Wolfe Publishing Group

    From the Editor

    Sharp-eyed readers will notice that we have overhauled our “Competitions” portion of the magazine. The information presented there was in dire need of editing, as there were out-of-date contact numbers and information. If you are a contact person for your club or simply a member, please take the time to review your club’s information and see if it is correct. The function of the newly titled “Rifle Clubs” section is to provide riflemen with a basic contact point to ascertain what competitions are going on in given locale. Space limitations made it impossible to list all the competitions offered by a club, so simply listing the contact person gives the prospective shooter someone who can fill them in on what a club in his area has in the way of competitive shooting. Many match dates have been altered or changed due to COVID-19, so listing a contact instead makes it much easier to provide uncompromised, up-to-date information.

    While I was reviewing the matches, it struck me how many match directors were either acquaintances or good friends. The next thing that occurred to me was how long many of these folks have been organizing and putting on competitions. I won’t say it is a “thankless” job, but pretty close. I have, myself, put on shooting matches and will tell you that there are many, many hours of personal time invested into the successful scheduling and running of a competition. While some competitors would come up after a match and thank you for your efforts, there were still those that basically showed up, shot, collected prizes and left.

    This is to be expected, I guess, when dealing with the public, but I think that we as shooters can do better. Make sure that you are not the person who takes a rifle match for granted and that you merely need to show up to fulfill your end of the bargain. I’ve never heard of a match director that would not appreciate offers of help, especially one that had been putting on the same match for years. If nothing else, offering to help with the “nuts and bolts” part of a competition makes the match organizer feel like folks really support what he is doing.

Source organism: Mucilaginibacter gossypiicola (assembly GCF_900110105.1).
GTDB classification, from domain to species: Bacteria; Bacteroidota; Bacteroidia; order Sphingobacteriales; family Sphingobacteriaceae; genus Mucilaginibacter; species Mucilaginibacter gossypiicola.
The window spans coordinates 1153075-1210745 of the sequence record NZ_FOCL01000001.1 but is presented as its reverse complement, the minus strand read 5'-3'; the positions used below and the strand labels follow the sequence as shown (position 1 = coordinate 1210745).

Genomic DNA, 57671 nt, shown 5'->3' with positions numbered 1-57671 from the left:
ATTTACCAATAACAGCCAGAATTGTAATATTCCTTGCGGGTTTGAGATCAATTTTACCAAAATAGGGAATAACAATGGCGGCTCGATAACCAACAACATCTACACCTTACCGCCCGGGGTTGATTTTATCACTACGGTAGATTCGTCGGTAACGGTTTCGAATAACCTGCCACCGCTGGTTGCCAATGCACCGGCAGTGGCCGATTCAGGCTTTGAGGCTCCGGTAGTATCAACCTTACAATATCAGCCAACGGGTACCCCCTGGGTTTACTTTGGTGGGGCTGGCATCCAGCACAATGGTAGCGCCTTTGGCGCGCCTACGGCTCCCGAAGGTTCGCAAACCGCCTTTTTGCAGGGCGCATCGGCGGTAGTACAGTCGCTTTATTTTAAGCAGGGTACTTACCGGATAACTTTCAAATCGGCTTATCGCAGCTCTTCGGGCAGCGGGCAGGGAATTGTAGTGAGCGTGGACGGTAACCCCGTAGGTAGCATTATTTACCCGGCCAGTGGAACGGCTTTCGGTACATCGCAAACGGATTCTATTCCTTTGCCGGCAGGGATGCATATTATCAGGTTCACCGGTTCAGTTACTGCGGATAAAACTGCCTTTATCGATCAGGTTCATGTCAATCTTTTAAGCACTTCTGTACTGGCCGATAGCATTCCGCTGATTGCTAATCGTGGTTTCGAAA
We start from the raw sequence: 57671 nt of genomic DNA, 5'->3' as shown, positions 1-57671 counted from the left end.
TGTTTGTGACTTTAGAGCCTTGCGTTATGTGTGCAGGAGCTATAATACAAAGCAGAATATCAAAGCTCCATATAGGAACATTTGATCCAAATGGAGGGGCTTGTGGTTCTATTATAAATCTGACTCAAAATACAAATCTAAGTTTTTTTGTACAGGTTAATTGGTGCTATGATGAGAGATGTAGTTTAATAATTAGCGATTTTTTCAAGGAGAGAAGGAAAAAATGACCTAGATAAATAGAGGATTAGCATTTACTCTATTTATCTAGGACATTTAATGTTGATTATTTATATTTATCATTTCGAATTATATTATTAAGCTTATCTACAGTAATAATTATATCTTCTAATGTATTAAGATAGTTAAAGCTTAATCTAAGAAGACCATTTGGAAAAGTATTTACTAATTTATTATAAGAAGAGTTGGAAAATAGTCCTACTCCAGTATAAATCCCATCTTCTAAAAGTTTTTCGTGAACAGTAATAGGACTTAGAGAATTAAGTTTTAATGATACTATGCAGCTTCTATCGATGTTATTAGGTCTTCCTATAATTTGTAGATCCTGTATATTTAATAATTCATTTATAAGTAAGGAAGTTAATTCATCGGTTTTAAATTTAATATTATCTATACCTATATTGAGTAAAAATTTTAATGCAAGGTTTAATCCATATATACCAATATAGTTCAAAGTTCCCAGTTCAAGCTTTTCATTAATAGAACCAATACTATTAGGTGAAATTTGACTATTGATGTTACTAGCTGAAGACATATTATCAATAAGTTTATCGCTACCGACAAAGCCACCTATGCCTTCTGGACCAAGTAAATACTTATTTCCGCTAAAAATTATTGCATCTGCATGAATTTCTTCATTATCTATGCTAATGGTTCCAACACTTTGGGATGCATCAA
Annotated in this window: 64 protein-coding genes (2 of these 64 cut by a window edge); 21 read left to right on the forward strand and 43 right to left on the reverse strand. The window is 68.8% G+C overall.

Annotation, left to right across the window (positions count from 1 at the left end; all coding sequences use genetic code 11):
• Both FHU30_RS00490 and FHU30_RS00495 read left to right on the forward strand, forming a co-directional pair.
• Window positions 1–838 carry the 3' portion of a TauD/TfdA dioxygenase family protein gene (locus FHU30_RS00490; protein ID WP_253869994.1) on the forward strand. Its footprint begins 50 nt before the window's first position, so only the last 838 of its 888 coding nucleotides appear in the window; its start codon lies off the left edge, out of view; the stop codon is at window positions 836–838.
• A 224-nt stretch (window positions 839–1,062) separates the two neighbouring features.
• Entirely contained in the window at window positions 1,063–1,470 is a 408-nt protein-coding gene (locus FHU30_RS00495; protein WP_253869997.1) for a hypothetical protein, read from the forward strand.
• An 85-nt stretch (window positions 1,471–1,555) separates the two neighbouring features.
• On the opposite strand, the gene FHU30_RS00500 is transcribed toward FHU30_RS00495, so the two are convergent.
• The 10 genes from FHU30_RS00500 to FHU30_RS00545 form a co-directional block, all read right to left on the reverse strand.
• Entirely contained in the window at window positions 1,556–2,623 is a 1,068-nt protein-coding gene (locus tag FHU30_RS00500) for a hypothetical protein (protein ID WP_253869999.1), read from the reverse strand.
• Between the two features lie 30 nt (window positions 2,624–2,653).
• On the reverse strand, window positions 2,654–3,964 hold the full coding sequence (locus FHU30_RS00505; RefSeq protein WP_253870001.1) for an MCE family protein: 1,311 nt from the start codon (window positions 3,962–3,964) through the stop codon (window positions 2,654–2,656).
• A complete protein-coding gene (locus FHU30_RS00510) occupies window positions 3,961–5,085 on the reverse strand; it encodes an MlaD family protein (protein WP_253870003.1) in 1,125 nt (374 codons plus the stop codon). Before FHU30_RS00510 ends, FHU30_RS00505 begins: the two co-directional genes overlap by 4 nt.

Also, don’t assume that the guy who has putting on matches for years wouldn’t like a break in that responsibility, either temporarily, or long-term. Some personalities enjoy the added responsibility that running a match represents, but I’ve never seen anyone who doesn’t need a break now and then. Simply helping out can lighten the load and keep a good match running for years, which benefits us all. Paperwork is probably the biggest bugbear when organizing a match, especially if it is any kind of nationally-recognized competition. Many of the longest running competitions have owed their success to several people who each handle one aspect of the match, spreading the load over several individuals.

    The next competition you go to, make a point of offering to help, and thank the match director for their time and efforts. Stay afterwards to help with cleanup and after-match chores. Don’t be the person who just takes and doesn’t give back. If everyone took the “what’s in it for me?” attitude, there wouldn’t be a match being run, anywhere. Our local matches, put on by our local clubs are our greatest strength and the best investment for the promotion of responsible firearm ownership and competition into the future.

    - Gut Ziel

    Wolfe Publishing Group